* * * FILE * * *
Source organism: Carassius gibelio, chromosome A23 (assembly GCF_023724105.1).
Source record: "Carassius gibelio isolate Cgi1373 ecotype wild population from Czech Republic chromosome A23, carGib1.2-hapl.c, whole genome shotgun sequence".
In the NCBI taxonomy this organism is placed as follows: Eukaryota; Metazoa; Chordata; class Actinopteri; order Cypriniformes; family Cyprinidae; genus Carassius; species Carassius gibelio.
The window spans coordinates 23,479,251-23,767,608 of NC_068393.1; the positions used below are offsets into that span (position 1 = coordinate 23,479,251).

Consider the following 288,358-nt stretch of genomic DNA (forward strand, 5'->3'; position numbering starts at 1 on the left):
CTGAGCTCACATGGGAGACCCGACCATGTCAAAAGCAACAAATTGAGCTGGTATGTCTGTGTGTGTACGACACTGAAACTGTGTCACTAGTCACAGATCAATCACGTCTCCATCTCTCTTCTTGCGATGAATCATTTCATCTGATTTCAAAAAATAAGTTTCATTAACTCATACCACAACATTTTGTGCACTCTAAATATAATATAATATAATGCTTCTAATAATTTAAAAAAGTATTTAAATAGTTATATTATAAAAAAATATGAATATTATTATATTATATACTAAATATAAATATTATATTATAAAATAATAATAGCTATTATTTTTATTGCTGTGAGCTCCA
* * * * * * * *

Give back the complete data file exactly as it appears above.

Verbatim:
Source organism: Carassius gibelio, chromosome A23 (assembly GCF_023724105.1).
Source record: "Carassius gibelio isolate Cgi1373 ecotype wild population from Czech Republic chromosome A23, carGib1.2-hapl.c, whole genome shotgun sequence".
In the NCBI taxonomy this organism is placed as follows: Eukaryota; Metazoa; Chordata; class Actinopteri; order Cypriniformes; family Cyprinidae; genus Carassius; species Carassius gibelio.
The window spans coordinates 23,479,251-23,767,608 of NC_068393.1; the positions used below are offsets into that span (position 1 = coordinate 23,479,251).

Consider the following 288,358-nt stretch of genomic DNA (forward strand, 5'->3'; position numbering starts at 1 on the left):
CTGAGCTCACATGGGAGACCCGACCATGTCAAAAGCAACAAATTGAGCTGGTATGTCTGTGTGTGTACGACACTGAAACTGTGTCACTAGTCACAGATCAATCACGTCTCCATCTCTCTTCTTGCGATGAATCATTTCATCTGATTTCAAAAAATAAGTTTCATTAACTCATACCACAACATTTTGTGCACTCTAAATATAATATAATATAATGCTTCTAATAATTTAAAAAAGTATTTAAATAGTTATATTATAAAAAAATATGAATATTATTATATTATATACTAAATATAAATATTATATTATAAAATAATAATAGCTATTATTTTTATTGCTGTGAGCTCCA